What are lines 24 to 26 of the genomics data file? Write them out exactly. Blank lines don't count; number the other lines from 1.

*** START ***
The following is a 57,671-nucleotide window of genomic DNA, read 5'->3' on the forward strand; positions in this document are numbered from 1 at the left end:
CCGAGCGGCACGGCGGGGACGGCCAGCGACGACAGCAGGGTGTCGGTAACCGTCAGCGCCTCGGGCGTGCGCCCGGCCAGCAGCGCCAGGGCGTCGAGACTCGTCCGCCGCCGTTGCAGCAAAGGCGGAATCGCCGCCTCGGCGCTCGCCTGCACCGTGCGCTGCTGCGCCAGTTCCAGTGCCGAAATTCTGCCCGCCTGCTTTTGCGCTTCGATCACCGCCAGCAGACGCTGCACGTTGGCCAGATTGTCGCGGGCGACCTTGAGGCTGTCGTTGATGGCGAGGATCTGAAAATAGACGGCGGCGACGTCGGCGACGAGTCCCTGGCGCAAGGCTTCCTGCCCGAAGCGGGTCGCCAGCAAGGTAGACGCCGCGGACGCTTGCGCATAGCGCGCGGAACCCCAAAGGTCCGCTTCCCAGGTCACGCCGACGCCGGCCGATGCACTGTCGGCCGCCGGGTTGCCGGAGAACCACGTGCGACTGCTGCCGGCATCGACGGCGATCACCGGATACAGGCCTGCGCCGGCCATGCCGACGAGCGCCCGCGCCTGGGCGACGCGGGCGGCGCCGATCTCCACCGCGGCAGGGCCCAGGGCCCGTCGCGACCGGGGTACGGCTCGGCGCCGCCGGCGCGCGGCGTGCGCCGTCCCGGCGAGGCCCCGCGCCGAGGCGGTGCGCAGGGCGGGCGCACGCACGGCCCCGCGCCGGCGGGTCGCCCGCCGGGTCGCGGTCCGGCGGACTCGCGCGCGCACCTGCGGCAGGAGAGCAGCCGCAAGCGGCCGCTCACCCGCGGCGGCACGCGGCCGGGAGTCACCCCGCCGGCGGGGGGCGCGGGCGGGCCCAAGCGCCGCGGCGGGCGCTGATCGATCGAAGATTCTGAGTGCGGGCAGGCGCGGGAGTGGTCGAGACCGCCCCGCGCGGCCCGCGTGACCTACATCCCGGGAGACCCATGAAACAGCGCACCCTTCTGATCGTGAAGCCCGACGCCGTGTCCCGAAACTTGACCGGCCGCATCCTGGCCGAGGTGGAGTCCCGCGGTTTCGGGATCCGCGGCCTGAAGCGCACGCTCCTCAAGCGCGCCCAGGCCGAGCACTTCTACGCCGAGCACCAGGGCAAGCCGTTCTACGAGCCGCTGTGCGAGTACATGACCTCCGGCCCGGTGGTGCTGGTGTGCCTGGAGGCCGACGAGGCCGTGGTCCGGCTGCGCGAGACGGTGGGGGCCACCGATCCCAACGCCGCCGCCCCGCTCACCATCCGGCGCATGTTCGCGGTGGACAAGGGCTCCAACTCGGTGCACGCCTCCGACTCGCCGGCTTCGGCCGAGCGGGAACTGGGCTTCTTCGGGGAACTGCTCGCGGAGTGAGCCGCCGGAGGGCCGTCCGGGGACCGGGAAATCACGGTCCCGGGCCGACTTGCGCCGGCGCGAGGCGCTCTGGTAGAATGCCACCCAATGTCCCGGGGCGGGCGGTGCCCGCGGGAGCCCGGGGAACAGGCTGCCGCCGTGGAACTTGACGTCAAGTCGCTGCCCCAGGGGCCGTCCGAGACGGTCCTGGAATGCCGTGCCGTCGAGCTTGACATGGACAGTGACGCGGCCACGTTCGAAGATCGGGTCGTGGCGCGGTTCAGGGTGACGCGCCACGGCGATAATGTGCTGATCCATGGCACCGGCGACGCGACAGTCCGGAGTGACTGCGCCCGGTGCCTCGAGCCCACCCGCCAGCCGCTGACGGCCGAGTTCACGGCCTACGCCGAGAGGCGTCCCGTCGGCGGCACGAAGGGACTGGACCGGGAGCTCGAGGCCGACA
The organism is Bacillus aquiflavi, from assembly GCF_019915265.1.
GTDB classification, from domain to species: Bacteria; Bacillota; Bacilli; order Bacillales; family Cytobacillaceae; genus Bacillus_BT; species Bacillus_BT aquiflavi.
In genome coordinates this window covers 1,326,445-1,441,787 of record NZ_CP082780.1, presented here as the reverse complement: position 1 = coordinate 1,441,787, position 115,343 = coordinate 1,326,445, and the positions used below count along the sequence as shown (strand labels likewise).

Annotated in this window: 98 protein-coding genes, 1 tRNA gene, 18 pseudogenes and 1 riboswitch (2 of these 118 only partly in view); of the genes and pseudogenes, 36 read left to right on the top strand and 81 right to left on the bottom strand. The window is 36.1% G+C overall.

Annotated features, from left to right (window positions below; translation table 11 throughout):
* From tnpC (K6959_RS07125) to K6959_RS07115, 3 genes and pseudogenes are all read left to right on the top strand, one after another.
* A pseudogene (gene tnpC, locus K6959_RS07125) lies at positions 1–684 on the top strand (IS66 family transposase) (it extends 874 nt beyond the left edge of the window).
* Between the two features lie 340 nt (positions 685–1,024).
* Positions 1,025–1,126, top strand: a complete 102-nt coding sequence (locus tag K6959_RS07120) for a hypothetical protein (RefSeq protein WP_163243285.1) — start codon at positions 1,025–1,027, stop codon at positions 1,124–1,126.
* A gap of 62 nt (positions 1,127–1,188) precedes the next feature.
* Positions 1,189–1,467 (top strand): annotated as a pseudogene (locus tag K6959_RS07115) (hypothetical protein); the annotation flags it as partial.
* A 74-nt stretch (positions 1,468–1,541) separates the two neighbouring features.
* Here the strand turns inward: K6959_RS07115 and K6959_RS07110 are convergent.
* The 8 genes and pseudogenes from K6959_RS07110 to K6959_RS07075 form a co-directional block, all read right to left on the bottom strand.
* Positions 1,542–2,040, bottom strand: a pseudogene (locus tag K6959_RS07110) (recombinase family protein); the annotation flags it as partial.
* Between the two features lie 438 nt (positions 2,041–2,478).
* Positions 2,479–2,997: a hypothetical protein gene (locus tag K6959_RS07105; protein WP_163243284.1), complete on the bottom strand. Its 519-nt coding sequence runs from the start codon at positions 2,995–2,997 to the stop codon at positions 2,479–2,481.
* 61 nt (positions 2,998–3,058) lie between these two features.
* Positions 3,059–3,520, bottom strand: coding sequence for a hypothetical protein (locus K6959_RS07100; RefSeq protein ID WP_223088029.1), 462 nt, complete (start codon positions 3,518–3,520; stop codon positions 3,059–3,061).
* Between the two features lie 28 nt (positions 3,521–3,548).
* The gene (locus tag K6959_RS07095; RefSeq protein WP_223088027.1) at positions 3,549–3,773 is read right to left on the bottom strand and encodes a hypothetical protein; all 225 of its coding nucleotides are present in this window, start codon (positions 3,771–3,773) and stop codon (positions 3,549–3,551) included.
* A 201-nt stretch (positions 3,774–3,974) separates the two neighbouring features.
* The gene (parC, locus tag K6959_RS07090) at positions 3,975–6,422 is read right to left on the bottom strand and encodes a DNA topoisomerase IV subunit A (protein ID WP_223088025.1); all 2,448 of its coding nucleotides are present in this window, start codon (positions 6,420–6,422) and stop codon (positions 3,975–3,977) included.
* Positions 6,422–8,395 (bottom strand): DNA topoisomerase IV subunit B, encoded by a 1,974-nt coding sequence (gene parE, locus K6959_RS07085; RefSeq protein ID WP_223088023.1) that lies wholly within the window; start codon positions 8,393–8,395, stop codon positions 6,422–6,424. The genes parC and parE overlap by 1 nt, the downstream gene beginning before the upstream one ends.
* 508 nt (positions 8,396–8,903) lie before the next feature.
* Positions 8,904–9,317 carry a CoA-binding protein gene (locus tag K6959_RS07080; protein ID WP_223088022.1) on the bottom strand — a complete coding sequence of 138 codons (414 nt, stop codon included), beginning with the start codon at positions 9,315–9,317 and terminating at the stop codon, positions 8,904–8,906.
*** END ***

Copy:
* A 201-nt stretch (positions 3,774–3,974) separates the two neighbouring features.
* The gene (parC, locus tag K6959_RS07090) at positions 3,975–6,422 is read right to left on the bottom strand and encodes a DNA topoisomerase IV subunit A (protein ID WP_223088025.1); all 2,448 of its coding nucleotides are present in this window, start codon (positions 6,420–6,422) and stop codon (positions 3,975–3,977) included.
* Positions 6,422–8,395 (bottom strand): DNA topoisomerase IV subunit B, encoded by a 1,974-nt coding sequence (gene parE, locus K6959_RS07085; RefSeq protein ID WP_223088023.1) that lies wholly within the window; start codon positions 8,393–8,395, stop codon positions 6,422–6,424. The genes parC and parE overlap by 1 nt, the downstream gene beginning before the upstream one ends.